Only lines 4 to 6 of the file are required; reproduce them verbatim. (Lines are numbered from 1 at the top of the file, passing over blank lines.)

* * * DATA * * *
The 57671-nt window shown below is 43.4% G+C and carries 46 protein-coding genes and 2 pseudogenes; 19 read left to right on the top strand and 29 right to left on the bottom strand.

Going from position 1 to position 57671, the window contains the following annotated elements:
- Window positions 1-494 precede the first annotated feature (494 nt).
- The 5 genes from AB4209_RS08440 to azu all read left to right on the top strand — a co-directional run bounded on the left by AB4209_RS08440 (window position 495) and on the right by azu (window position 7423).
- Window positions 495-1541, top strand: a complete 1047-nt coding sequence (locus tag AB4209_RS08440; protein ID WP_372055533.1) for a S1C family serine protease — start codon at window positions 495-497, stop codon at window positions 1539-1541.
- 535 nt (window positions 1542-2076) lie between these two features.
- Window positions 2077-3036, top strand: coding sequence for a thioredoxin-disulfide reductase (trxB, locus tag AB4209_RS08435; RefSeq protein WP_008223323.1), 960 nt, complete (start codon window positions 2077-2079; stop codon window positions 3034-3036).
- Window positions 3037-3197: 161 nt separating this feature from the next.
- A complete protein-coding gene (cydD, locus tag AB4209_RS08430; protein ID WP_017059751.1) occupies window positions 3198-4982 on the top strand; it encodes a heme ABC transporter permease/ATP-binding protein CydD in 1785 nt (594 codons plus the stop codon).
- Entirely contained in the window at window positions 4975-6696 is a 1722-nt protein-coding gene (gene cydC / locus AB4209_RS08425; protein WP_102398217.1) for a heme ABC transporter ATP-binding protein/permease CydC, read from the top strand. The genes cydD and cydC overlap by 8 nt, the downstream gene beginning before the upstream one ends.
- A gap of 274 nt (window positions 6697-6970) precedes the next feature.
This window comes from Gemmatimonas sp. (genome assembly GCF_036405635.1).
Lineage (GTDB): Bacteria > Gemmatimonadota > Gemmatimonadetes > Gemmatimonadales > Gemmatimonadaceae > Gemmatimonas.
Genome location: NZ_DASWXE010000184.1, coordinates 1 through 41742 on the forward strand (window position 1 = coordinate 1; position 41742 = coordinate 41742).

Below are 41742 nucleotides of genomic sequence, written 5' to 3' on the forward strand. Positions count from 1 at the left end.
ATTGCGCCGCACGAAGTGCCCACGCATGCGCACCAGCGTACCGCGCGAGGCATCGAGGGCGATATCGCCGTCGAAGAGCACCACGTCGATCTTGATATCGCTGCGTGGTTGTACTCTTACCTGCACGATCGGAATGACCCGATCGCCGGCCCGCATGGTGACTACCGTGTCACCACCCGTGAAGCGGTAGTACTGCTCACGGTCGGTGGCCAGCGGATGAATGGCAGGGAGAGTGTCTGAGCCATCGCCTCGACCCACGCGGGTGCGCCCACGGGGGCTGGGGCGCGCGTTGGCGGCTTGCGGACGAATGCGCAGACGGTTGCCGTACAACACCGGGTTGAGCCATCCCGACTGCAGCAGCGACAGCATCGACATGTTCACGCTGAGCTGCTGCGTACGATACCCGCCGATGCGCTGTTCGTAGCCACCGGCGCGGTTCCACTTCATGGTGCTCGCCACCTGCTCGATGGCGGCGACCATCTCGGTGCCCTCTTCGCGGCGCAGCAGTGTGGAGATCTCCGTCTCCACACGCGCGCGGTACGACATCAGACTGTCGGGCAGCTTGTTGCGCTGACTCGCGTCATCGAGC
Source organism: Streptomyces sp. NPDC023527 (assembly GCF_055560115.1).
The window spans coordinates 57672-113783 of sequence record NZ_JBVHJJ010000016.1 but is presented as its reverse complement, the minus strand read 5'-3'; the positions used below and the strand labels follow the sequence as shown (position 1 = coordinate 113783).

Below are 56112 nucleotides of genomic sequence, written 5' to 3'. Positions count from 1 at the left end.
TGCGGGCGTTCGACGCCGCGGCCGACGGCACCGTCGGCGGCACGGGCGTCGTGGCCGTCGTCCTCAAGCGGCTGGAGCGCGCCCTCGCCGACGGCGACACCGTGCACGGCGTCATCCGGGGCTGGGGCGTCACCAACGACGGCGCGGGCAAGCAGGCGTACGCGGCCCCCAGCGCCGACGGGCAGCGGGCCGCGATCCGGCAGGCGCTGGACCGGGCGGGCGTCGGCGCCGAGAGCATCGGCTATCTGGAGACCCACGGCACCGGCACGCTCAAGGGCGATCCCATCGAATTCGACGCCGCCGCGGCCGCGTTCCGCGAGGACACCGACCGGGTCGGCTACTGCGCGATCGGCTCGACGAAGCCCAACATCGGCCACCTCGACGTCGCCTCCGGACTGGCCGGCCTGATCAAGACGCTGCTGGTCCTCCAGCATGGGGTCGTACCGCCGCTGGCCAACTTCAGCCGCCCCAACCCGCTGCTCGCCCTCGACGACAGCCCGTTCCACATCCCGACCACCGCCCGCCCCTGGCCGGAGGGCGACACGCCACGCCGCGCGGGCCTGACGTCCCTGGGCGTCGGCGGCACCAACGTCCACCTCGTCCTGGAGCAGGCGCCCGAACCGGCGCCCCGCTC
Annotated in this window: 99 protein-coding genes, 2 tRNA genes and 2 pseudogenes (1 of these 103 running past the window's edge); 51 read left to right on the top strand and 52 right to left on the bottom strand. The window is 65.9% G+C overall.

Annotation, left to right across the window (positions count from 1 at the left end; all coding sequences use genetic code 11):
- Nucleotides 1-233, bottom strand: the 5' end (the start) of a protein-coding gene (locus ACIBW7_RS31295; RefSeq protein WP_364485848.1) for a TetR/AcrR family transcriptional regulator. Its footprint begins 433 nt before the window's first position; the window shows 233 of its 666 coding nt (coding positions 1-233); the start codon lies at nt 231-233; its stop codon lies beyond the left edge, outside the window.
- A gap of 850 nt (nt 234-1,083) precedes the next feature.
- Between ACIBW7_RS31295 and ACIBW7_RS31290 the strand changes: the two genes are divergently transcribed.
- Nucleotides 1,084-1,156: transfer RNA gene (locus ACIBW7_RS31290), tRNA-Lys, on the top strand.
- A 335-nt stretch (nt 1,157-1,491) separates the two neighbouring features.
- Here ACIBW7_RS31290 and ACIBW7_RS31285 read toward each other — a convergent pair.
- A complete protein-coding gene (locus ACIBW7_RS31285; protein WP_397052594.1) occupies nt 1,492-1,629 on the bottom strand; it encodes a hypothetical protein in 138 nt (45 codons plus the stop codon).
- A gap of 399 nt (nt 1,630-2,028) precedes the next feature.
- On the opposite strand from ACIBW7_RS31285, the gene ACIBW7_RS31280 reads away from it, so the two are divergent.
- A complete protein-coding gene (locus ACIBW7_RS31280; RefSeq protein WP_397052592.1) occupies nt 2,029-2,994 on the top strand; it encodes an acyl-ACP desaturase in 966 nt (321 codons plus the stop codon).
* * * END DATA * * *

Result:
- The 5 genes from AB4209_RS08440 to azu all read left to right on the top strand — a co-directional run bounded on the left by AB4209_RS08440 (window position 495) and on the right by azu (window position 7423).
- Window positions 495-1541, top strand: a complete 1047-nt coding sequence (locus tag AB4209_RS08440; protein ID WP_372055533.1) for a S1C family serine protease — start codon at window positions 495-497, stop codon at window positions 1539-1541.
- 535 nt (window positions 1542-2076) lie between these two features.